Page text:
day. Not exactly as planned but thats the way it is.

Unfortunatly there is very little time to work on at the moment so i wanted to share at least a glimpse, raw and totally unedited look of the the game.

Enemies are missing in this video captures, but you know, thats en vogue at the moment.

This is captured directly from a Dreamcast, there will be no Kickstarter/Crowdfunding/Preorder
or anything of that sort. It will be finished when its done or when there will be enough time to work on it.

You can check the video here, what do you think? Is this the sort of game you could get excited for?

We Played a Broken Sword game…. on Dreamcast..?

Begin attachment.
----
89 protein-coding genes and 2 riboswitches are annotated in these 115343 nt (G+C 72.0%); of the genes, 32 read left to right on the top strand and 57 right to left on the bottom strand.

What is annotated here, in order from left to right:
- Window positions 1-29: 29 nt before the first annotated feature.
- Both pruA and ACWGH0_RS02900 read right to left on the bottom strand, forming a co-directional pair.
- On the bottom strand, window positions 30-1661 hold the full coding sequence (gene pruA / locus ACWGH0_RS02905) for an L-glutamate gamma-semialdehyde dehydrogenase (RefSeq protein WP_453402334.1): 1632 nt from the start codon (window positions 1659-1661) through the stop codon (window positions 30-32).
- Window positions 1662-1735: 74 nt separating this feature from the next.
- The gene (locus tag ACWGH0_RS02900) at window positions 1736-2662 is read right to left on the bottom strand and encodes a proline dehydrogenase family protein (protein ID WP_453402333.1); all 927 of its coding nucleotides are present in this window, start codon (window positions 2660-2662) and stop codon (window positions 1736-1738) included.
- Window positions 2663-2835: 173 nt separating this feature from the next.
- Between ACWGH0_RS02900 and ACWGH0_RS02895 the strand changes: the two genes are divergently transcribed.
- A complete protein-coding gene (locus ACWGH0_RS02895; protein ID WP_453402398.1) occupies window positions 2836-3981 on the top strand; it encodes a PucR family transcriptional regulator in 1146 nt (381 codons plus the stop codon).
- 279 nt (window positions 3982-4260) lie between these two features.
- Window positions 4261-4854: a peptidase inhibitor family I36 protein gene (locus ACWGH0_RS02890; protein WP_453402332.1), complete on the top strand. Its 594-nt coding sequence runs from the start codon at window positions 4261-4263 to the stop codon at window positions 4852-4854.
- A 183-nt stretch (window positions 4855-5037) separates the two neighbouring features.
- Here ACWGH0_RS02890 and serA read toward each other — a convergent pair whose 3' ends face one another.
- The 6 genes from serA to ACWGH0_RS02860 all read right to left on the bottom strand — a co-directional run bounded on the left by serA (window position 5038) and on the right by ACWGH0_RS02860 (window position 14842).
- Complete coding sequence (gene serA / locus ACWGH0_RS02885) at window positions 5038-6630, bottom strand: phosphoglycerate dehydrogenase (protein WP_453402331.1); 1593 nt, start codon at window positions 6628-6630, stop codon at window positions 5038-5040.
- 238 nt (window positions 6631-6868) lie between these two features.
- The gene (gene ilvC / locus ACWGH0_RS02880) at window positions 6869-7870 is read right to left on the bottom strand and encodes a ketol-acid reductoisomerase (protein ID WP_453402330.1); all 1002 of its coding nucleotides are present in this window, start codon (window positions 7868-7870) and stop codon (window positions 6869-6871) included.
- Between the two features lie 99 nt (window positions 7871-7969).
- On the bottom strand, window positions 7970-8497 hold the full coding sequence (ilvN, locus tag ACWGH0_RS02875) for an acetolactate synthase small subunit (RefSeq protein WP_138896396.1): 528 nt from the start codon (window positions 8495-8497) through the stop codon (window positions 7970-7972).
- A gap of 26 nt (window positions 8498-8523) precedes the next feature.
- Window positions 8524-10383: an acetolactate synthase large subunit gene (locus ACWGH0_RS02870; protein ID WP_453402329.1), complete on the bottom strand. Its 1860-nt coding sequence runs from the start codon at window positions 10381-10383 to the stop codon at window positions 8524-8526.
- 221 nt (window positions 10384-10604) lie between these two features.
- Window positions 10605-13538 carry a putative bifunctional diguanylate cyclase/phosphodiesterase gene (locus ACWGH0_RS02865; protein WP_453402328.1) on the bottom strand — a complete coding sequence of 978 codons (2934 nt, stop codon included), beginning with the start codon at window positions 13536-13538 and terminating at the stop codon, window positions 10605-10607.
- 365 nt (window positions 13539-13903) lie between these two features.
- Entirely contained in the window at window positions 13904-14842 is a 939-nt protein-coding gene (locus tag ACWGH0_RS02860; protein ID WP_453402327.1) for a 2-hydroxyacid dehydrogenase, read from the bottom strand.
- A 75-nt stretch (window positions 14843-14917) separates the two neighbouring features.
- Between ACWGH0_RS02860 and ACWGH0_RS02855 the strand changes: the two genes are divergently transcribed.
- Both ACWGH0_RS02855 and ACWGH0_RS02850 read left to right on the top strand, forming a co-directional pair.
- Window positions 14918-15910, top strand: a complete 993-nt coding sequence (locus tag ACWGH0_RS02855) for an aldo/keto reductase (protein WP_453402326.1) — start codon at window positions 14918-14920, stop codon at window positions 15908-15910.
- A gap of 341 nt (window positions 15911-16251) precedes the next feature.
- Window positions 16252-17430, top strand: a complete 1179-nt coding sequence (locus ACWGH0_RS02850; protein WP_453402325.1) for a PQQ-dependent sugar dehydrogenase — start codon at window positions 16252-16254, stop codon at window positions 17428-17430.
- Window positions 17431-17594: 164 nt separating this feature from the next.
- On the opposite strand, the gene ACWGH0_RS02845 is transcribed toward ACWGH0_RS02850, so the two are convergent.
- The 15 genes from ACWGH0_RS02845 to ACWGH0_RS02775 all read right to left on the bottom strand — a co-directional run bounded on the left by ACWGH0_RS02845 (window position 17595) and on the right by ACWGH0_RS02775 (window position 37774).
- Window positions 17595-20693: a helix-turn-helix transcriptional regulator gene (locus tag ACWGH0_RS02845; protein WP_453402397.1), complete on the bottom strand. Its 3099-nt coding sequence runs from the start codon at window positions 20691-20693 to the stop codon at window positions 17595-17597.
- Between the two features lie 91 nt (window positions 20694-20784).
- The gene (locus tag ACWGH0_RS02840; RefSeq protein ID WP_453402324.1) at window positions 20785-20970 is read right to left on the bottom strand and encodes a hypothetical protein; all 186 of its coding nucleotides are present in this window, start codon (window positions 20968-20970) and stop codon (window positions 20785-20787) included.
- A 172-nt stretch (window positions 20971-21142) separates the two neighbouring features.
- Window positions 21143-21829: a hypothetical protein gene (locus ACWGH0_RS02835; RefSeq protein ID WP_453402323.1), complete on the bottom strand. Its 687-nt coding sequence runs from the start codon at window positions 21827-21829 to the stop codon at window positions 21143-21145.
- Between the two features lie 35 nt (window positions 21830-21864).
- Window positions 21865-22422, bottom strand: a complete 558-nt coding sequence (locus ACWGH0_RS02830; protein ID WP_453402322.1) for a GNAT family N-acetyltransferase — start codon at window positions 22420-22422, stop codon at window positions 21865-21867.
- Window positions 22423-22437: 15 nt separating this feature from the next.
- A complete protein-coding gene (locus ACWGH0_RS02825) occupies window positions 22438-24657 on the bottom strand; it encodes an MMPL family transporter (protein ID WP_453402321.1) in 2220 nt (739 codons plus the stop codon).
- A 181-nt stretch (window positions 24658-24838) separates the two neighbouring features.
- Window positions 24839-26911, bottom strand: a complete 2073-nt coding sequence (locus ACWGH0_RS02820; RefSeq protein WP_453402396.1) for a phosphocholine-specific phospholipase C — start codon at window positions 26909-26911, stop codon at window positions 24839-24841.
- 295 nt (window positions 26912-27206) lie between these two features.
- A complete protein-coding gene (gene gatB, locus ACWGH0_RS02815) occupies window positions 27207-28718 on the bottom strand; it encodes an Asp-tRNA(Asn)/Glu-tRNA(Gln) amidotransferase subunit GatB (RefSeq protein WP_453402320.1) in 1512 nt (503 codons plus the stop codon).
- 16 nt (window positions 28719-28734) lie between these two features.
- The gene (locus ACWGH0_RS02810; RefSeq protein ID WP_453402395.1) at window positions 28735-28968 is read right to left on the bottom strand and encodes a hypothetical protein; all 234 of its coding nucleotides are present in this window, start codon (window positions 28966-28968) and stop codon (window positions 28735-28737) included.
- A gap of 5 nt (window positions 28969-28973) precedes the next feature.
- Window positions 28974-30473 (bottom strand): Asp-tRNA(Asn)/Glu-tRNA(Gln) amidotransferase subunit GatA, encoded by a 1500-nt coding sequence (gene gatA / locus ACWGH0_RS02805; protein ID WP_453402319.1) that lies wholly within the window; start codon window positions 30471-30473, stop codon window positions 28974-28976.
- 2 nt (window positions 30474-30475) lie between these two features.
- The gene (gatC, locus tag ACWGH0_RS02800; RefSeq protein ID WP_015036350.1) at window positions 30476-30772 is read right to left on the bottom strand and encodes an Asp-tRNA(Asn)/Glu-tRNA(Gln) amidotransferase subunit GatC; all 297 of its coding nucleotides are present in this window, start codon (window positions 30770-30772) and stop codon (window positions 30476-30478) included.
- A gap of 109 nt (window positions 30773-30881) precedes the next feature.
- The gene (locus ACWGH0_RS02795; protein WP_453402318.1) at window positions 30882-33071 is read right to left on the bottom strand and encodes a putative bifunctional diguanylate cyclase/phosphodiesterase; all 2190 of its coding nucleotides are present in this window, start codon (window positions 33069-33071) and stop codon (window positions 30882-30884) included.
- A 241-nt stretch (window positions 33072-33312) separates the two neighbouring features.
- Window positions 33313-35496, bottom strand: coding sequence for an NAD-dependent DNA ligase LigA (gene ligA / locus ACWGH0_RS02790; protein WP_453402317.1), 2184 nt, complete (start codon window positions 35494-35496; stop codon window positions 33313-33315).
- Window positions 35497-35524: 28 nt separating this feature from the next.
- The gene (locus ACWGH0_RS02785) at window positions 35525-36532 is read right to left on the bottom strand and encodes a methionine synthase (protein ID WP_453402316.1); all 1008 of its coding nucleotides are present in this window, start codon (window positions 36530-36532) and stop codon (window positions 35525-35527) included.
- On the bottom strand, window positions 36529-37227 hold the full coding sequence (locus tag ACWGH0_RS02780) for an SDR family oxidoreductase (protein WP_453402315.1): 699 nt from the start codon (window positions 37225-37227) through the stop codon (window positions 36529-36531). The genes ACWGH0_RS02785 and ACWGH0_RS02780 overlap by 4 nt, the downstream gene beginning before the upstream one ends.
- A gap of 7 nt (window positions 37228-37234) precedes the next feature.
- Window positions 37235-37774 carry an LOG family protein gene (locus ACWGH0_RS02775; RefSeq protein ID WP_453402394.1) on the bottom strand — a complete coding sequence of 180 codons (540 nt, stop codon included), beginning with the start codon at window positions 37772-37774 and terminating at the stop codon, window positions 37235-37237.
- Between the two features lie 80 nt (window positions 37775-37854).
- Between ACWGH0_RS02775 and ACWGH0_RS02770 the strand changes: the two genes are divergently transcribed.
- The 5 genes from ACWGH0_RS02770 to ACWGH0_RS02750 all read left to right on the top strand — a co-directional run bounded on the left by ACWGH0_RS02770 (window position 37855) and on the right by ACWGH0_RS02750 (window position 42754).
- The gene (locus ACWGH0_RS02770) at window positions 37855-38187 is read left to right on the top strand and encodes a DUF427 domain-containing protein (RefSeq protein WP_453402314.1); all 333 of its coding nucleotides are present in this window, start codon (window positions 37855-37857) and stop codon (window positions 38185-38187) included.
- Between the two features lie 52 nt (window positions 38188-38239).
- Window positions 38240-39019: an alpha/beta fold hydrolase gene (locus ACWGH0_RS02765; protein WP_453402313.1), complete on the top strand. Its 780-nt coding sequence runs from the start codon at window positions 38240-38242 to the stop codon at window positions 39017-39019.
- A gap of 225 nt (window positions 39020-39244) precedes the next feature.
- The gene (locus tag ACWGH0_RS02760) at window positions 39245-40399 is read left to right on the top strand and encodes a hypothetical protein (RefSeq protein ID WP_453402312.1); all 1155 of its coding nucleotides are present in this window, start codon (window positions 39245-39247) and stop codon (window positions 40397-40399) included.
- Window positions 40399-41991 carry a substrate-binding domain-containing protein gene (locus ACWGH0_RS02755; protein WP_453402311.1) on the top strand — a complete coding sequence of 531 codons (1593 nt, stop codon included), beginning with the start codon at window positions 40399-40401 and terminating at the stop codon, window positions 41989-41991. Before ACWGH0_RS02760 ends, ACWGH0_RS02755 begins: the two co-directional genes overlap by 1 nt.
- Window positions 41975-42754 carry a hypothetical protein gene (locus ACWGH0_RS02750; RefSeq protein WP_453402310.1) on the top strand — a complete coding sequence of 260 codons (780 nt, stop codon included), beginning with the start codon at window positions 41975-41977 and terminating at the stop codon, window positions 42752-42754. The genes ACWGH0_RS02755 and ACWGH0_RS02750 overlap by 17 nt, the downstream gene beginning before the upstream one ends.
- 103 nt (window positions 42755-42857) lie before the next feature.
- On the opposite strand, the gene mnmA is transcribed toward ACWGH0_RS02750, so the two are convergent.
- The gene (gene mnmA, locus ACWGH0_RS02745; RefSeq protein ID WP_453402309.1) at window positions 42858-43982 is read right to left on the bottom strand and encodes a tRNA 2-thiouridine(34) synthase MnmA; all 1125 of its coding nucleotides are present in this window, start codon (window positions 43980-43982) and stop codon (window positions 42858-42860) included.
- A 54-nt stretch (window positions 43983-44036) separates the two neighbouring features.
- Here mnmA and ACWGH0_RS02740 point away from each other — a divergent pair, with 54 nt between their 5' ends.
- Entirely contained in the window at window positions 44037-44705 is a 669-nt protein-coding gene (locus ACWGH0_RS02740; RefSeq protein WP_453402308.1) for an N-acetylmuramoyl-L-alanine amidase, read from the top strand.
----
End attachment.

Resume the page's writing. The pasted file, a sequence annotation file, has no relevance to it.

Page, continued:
Ah the Dreamcast, such a versatile little box of wonders isn’t it, capable of running lovely looking 128 Bit games, online capabilities, arcade ports, emulation…. Yes, that’s correct, we are talking about something that never came to the console being played on it.

This time around, we took a look at Broken Sword, a classic point and click series that started in 1997 and was locked behind either the PC on PlayStation or many years missing both the Saturn and the Dreamcast with Sega users, particularly on the Dreamcast, left out in the dark, in fact, Stupid Invaders is the only point and click we can think of to hand on the system.

Thankfully, many years ago, ScummVM was made to work with the console, allowing for many classic Lucas Arts stalwarts of this genre to come over unofficially, as well as both of the original Broken Sword games, Shadows of the Templars and The Smoking Mirror. We had a chance to give the first of these games a belated try, see how we felt via the video below.